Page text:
Saturday, December 10, 2005

Painful Limits:

Frandy and John are reading at one of the tables in our open air dining room. John is studying his notes, and Frandy is reading a book on basketball stars and an English/Creole dictionary. He has tap tapped it here from his home at the top of a mountain in Carrefour, a seaside suburban slum. Frandy is a 17-year-old, tall, handsome, driven young man whom Haitian Hearts brought to St. Louis last year for a cardiac workup. As it turned out, Frandy didn’t need heart surgery. But he and his mother had a nice two month stay with Jim and Jane Ebel in St. Louis. The Ebels are also paying for Frandy’s school this year. He attends Grand College du Bicentenaire d’Haiti, where he studies French, English, history, Spanish, and physics among other subjects. Frandy is one of the more motivated young Haitians we’ve seen. He has largely taught himself English; each time we see him, his proficiency has improved. Frandy wants to be a diplomat.

One of the realities of our trips to Haiti is that we have lots of people stopping by to see us. I joke with John that for a guy who never wanted to be tied down working in a medical practice in Peoria, he has one in Haiti. So far this trip, Jackson, Heureuse, Samuel, Katina’s father, Katia, and Faustina and her mother have come by. They are either Haitian Hearts patients or their relatives. For those who need it, John does an exam and gives them medicine. Many times they will ask for other things: money, food, a visa. Sometimes we give them a little money, and sometimes not.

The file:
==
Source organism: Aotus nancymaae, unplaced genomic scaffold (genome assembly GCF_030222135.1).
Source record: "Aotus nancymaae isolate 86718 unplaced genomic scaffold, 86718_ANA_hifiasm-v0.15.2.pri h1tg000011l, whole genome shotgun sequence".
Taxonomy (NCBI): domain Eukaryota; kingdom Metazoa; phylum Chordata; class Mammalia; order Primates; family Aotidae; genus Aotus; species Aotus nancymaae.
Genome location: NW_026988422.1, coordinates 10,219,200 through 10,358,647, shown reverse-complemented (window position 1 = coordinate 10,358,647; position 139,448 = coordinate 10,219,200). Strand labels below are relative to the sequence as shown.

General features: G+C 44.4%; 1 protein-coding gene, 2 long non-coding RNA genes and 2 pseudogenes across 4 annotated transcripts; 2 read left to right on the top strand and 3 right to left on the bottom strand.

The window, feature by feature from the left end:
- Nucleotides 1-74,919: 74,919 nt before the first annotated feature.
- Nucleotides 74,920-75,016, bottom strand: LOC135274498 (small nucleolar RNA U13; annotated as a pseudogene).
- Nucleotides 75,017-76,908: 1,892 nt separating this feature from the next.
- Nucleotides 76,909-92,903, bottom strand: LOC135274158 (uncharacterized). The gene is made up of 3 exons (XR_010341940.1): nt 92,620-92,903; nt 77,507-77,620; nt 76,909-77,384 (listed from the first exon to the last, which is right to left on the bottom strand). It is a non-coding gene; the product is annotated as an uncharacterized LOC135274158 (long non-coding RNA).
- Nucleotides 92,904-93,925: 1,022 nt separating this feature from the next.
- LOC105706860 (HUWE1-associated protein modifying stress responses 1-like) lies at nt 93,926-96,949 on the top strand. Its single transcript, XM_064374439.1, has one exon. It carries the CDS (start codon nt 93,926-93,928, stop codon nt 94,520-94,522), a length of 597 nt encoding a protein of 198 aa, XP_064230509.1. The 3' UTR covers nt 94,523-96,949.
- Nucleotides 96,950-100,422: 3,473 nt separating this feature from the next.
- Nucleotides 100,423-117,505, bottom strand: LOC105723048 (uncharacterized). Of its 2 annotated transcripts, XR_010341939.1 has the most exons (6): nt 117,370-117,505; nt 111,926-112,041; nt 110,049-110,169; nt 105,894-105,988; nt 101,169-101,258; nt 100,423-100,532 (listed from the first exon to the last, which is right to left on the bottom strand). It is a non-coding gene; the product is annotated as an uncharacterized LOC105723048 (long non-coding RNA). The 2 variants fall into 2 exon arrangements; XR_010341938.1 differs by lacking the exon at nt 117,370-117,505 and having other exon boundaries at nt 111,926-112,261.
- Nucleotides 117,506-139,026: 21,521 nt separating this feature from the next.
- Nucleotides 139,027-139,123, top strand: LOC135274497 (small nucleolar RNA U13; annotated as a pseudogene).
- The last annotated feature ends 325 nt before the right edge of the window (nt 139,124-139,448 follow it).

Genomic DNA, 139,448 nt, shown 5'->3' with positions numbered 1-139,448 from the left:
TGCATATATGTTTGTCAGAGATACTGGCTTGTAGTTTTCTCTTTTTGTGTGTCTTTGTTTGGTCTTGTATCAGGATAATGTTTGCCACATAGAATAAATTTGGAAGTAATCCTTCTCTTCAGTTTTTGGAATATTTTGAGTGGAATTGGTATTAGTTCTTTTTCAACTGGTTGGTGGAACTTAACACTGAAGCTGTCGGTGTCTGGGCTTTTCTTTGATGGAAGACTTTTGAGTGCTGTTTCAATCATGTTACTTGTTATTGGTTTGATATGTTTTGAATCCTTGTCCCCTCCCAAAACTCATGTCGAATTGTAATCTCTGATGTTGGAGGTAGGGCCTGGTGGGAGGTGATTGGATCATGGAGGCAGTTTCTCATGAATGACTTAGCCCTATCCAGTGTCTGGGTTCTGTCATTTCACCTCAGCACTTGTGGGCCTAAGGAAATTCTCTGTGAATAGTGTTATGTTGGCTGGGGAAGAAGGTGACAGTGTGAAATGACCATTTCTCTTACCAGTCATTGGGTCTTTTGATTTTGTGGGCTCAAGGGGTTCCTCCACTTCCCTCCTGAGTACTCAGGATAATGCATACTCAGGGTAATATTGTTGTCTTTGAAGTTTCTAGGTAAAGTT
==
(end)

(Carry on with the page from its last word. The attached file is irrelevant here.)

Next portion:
I find it excruciating to say no to these additional requests. “If this was my first trip here, I’d be trying to give them everything they asked for,” said John. What you learn is that the requests never stop, though our ability to meet them would. We have to set limits.

Frandy hasn’t asked for anything. Well, I guess he kind of asked for a tape to go along with the ESL books I gave him earlier in the year—I will pick up one of these for him; we like to support educational efforts. And he’s dropped obvious hints that he has no money—his mother didn’t accompany him to see us because they don’t have the tap tap fare for her. While this could be true, tap tap fare is only five gourdes (about 15 cents) a ride. If they truly couldn’t afford the fare for Frandy’s mother, he probably shouldn’t have come also, though they probably look at it like an investment. The last time they visited us, we agreed to pay for school.

What’s certain, though, is that Frandy and his family don’t have much money. As I look over at him reading, wearing a orange and black University of Missouri t-shirt and blue jeans, he looks as thin and angular as a coat hanger, and his hair isn’t as dark as it should be. This is a country full of people like him.

We give him $20. It isn’t much, but Frandy and his family will be able to buy food for at least a week. “They’ll have chicken tomorrow,” said John. And my conscience will be a little assuaged as we eat our evening meal.


Frandy Dejean said...

Maria Carroll,Thanks for posting those lines.They are very intereting.God bles you and also HAITIAN HEARTS MISSION.

Frandy Dejean said...

Thank you very much: James and Jane Ebel, John and Maria Carroll .
God bless you